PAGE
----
Traveling throughout the state I often observe how many round bales we produce and the numerous ways they can be stored prior to feeding time. Since the large round bale was introduced, it has become the most common form of baling hay. This is primarily due to low-labor demand and fewer storage requirements than the traditional small square bale. Most round bales are typically stored outside and unprotected because of their ability to shed moisture. It’s not always easy to control weather related losses, but producers can minimize storage losses. Dry matter loss of hay is generally a function of moisture, temperature, and time.
Research has shown storing round bales outside and unprotected can be much greater than producers realize. Losses have can range from 5-40% due to bale quality, storage conditions, and length of storage. Bale shape and density can aid in minimizing loss. A good shaped and dense bale with a good core will decrease “squatting bales” and rejected hay while aiding in transporting well shaped bales. Creating a good “thatch” layer will shed water decreasing the amount absorbed in the bale. Wrapping bales with net vs. twine impacts dry matter loss. Net wrapped bales maintain the bale integrity and reduces losses compared to twine through the storage period.
Effect of wrapping method on storage losses over time
|Dry Matter Loss (% of total)||Dry Matter Loss (% of total)|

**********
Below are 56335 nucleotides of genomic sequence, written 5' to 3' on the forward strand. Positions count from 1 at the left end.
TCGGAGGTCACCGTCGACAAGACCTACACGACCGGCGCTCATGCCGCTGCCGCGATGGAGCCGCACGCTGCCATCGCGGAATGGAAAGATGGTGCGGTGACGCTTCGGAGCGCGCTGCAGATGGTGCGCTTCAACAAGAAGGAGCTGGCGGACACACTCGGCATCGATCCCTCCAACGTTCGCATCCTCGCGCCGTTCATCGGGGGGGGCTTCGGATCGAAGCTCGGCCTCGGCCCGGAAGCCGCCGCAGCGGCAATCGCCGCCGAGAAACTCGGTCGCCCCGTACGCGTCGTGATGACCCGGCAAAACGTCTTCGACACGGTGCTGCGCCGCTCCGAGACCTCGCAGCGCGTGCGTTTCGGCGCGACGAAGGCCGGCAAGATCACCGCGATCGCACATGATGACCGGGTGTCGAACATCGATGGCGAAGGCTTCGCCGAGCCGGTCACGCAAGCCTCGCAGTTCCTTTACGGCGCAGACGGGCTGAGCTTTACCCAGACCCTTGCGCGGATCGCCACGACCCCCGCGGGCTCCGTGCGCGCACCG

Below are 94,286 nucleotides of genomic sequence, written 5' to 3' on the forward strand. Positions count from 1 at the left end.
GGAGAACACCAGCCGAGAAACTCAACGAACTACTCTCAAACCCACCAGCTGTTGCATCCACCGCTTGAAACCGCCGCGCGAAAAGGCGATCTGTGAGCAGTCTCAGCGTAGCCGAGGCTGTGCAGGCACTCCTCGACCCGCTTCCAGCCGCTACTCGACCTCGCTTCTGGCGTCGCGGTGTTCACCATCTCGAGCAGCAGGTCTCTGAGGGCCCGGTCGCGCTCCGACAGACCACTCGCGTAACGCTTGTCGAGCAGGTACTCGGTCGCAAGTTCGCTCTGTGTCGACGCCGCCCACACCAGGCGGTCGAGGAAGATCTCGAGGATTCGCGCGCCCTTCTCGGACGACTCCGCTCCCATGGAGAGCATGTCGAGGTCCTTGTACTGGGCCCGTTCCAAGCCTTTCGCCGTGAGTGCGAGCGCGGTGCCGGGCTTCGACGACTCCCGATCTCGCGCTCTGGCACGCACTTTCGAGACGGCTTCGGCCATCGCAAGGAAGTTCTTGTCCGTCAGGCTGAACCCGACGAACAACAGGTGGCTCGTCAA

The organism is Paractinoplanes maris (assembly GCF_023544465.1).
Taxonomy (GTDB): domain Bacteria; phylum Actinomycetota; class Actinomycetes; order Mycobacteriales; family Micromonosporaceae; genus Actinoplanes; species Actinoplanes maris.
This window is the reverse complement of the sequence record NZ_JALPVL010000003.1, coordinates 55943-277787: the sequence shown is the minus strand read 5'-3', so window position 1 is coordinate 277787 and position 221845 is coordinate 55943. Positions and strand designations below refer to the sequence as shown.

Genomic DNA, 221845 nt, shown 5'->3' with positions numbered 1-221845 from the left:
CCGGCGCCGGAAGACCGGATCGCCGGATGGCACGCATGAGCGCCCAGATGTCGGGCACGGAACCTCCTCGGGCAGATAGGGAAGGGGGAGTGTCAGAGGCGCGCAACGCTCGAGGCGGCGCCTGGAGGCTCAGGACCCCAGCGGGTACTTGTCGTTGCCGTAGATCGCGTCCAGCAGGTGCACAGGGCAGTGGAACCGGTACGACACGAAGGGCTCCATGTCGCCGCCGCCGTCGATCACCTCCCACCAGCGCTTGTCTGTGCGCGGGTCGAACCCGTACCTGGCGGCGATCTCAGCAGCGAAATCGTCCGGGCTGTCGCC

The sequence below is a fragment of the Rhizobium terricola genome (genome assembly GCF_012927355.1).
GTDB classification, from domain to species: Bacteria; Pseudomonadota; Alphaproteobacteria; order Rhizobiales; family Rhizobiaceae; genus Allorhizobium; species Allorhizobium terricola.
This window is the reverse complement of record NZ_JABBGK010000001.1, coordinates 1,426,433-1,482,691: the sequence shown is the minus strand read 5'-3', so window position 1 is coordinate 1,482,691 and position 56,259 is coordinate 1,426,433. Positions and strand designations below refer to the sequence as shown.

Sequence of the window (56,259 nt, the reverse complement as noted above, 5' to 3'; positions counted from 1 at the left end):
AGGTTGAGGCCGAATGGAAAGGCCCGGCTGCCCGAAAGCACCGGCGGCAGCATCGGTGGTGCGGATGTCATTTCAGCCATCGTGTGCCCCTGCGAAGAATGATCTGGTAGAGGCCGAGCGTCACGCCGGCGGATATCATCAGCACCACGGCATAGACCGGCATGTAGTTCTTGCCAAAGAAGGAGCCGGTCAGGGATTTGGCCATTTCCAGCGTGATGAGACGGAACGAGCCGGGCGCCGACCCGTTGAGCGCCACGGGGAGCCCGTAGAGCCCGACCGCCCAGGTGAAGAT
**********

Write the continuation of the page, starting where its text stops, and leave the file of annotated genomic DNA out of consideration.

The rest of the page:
|1st Cutting (149 days)||2nd Cutting (356 days)|
Minimize dry matter loss by storing your hay on the best well drained surface available to reduce moisture absorption into the underside of the bales. As much as 12 inches of the bottom of the bale can be lost through the wicking action. Elevating bales from contact with the soil surface is optimum but not necessarily practical in most operations. Storage sites free from sources of shade (tree lines, along barns, buildings, etc) allows for good airflow and sun exposure to reduce the amount of spoilage.
Orientation of the round bales in the storage site is another important consideration in minimizing loss. Bales should be stored in rows, butted end-to-end, and in a north/south direction with a southern exposure if possible. This orientation at least 3 ft. between rows will provide good sunlight and air flow, which allows for a faster drying time following a rain or snow event. It will also allow for easier vegetation control between row if needed, to reduce losses. “Mushroom Stacking” and “Pyramid Stacking” are other common storage practices which should be avoided. Each of these practices lead to large dry matter loss due to increased water infiltration, reduced airflow within the stack, and limited exposure to sunlight.
Loss of round bales stored outside and unprotected can be reduced by baling smart, with a good dense bale, good thatch layer, and net wrapping. In addition to storing bales in a well-drained site, with a slight slope, north/south direction with sun exposure.
Round Bale Hay Storage fact sheet
Shinners, K.J., B.M. Huenink, R.E. Muck, and K.A. Albrecht. 2009. Storage Characteristics of Large Round Alfalfa Bales: Dry Hay. American Society of Agricultural and Biological Engineers. Vol. 52(2): 409-418.
The Rancher’s Thursday Lunchtime webinar series by Dr. Kevin Shinners